• Summary of the Invention
  • A primary object of the invention is to provide a diagnostic system for internal combustion engines by which the performance of individual cylinders of a multi-cylinder engine can be monitored and low power conditions, including misfiring, identified.
  • It is a further object to obtain the preceding object in a manner that is not restricted to testing during idling and which can be utilized during on-the-road driving.
  • In furtherance of the preceding objects, it is a more specific object of this invention to utilize the discovery of a relationship between resonant frequency of the charge in an engine cylinder and combustion performance to determine when a low power condition exists in an engine cylinder.
  • Yet another object of the present invention is to create single cylinder diagnostics which will detect a low power condition in response to the resonant frequency occurring outside of a given frequency range.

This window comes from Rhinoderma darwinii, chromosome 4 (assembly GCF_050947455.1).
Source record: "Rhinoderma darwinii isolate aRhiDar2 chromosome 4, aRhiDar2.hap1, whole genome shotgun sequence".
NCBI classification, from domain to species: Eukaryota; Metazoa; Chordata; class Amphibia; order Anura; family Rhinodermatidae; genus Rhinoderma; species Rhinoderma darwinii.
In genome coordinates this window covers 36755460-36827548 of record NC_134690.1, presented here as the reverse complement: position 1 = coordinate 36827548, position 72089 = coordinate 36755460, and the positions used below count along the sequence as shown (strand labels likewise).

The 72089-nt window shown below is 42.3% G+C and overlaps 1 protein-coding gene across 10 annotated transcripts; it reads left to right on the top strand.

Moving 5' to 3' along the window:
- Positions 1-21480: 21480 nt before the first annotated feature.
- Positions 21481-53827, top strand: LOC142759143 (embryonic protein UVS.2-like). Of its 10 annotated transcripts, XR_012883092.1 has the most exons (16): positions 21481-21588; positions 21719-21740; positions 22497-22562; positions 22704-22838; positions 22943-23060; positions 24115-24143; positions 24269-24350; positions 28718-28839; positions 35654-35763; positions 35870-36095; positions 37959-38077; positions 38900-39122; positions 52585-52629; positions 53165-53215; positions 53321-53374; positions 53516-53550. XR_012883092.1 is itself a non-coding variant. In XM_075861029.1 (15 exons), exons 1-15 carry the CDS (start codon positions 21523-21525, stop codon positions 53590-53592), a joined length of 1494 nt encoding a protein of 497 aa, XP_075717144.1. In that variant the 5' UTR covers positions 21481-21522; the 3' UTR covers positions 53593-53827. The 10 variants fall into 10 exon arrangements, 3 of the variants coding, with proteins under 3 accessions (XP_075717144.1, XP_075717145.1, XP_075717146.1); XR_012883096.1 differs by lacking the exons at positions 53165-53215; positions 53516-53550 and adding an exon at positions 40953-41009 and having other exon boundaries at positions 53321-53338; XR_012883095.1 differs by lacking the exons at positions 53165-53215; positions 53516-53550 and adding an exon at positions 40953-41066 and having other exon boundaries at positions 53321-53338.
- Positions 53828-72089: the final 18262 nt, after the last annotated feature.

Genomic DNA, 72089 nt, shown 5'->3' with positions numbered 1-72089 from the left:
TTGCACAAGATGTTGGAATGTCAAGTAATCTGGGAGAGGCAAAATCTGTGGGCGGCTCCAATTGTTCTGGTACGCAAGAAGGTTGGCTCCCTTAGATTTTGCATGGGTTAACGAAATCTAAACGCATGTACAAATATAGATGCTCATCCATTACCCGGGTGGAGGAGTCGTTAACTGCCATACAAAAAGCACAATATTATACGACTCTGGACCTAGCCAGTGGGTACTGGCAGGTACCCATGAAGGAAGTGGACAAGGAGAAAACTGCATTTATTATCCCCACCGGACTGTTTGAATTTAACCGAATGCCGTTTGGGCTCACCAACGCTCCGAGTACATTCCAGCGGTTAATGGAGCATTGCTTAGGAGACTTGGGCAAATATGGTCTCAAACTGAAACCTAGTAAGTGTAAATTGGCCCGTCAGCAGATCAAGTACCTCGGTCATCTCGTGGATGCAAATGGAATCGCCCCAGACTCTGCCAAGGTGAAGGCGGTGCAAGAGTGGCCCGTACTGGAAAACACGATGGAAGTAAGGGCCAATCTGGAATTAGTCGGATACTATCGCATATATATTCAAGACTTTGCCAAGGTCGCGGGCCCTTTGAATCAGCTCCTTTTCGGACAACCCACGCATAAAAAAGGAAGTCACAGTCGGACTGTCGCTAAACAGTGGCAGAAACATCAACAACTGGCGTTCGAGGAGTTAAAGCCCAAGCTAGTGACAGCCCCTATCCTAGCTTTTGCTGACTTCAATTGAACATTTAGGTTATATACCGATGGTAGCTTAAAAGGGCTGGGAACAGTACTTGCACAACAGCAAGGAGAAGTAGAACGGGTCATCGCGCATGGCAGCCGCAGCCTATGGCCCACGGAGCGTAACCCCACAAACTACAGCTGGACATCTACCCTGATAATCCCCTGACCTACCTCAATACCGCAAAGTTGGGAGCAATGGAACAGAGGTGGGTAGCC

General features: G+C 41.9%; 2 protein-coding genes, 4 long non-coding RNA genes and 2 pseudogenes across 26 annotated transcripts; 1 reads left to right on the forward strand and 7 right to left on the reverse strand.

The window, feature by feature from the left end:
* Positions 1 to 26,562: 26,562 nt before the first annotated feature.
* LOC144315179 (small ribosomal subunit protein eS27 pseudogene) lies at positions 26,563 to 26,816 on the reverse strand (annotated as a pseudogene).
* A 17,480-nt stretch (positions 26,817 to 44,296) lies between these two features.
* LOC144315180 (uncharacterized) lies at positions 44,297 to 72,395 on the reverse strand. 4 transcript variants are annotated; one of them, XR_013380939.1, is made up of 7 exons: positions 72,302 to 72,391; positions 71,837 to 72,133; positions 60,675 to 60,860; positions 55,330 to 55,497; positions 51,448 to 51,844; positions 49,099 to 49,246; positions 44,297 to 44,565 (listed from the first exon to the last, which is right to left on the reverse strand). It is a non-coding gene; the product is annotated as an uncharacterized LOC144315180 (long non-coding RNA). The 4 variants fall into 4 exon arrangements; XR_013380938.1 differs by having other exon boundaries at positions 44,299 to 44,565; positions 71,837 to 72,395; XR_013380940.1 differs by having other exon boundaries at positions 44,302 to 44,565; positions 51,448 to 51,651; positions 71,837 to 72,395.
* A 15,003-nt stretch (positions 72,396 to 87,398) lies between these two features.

• Another object of this invention is to provide a method and apparatus for detecting engine performance deficiencies that are not limited to the occurrence of knocking.
  • A further object of the present invention is to achieve the foregoing objects by adaptation of existing monitoring technology.
  • In accordance with preferred embodiments of the present invention, these objects and others are achieved by using a vibration sensor to monitor the resonant frequency of each cylinder of a multi-cylinder engine and using the detection of an abnormal resonant frequency, i.e., one outside of an established range, as an indication that one or more specific cylinders is operating at an improper power level. Vibration signals associated with combustion in each cylinder can be used to perform FFT (Fast Fourier Transformation) with the resonant frequencies (combustion resonant frequencies) for all engine cycles being determined and an averaged resonant frequency for each cylinder obtained. Shifts in the averaged resonant frequency or the detection of no resonance for only one of the cylinders can be used as an indication that the cylinder with the shifted resonant frequency or no resonance is experiencing a low power condition, including misfiring.